Three Russian warships led by the missile cruiser "Moskva" arrived Saturday in Cuba on a "friendly visit" to the communist-run island, the first such trip in four years.
The ships were greeted by an artillery salute, a naval band and a few hundred onlookers as they arrived in the Bay of Havana.
Cuba's government has said the ships are here on a "friendly visit" and that tourists will be able to visit the "Moskva" on Monday.
The two countries were close allies during the Cold War, when the Soviet Union largely propped up Cuba's state-run economy as the United States maintained a trade embargo on the island.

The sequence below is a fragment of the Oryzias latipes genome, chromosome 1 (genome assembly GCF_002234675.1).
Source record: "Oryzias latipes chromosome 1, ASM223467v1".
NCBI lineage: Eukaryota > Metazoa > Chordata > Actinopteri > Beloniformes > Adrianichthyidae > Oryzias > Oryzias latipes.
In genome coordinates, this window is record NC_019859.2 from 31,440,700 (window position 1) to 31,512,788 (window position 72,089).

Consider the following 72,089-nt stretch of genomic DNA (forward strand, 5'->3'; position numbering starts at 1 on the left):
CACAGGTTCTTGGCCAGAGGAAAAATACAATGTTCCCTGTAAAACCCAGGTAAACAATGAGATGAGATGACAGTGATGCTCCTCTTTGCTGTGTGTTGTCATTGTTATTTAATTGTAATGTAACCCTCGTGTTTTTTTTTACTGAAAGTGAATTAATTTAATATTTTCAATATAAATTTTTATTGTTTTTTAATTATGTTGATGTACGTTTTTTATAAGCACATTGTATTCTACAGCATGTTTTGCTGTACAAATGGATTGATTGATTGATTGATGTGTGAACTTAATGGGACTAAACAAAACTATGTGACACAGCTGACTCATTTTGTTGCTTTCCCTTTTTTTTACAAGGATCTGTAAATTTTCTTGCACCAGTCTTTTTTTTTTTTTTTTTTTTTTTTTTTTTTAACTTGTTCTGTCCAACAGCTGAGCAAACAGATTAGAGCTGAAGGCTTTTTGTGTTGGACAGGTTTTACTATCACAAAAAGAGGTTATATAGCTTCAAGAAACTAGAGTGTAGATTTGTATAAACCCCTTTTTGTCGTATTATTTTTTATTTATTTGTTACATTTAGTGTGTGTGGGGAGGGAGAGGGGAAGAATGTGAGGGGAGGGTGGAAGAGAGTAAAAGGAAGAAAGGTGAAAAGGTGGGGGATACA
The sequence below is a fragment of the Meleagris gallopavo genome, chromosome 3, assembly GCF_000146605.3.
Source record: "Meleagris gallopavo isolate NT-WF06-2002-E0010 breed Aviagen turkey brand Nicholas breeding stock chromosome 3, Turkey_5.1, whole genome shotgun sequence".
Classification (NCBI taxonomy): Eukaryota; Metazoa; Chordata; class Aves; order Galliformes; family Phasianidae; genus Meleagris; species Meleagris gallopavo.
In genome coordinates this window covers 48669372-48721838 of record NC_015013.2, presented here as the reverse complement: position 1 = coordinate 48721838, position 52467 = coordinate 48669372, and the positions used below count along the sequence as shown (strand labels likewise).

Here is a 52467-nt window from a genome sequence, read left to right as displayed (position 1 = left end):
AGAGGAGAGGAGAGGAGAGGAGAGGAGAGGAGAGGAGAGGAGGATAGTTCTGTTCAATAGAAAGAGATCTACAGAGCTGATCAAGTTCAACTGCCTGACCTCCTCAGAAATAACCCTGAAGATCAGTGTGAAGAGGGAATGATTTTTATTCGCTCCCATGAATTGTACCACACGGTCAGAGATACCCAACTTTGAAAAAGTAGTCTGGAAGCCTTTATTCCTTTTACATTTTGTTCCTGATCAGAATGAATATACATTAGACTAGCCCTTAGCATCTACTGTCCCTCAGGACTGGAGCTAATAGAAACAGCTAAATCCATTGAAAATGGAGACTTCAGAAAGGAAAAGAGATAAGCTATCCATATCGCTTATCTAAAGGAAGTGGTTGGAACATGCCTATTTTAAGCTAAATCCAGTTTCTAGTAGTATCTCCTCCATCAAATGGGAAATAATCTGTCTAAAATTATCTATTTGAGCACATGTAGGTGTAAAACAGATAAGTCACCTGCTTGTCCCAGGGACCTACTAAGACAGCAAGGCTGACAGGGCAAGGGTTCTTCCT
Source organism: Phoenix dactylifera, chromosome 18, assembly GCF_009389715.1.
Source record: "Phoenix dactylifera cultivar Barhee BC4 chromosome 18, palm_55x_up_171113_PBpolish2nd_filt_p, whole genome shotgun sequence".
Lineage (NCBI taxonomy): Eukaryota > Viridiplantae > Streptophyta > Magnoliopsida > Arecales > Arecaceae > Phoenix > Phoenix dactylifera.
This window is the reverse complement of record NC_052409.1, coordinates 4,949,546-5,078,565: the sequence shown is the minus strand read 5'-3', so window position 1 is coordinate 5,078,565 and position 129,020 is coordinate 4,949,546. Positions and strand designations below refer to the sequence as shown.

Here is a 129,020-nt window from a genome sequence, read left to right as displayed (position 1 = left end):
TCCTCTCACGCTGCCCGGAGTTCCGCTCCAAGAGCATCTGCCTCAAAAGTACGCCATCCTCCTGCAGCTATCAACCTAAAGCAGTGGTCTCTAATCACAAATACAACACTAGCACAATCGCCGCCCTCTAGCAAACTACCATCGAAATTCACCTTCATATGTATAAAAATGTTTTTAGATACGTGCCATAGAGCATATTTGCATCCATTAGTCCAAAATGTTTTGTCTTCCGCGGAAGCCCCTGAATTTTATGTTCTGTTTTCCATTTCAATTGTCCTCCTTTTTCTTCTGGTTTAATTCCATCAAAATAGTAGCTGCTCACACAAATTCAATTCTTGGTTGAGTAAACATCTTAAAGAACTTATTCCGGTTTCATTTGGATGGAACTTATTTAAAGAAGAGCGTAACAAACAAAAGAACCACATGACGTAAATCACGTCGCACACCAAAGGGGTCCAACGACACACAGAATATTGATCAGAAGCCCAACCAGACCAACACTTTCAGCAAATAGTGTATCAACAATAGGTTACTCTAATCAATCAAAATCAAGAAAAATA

But oil-rich Venezuela has more recently assumed the role of Cuba's main benefactor, particularly during the 14-year reign of leftist leader Hugo Chavez, who died of cancer in March.
Russian Prime Minister Dmitry Medvedev paid a three-day visit to Cuba in February in which he met with Cuban President Raul Castro and his aging brother, the revolutionary icon Fidel.
During his visit, the Russian leader signed 10 bilateral agreements, including a new accord governing Cuba's outstanding debt to the former Soviet power, which is estimated to be $20-30 billion.
In August 2009 the salvage ship "Altai," part of the Russian navy's Northern Fleet, paid a four-day "working visit" to Cuba.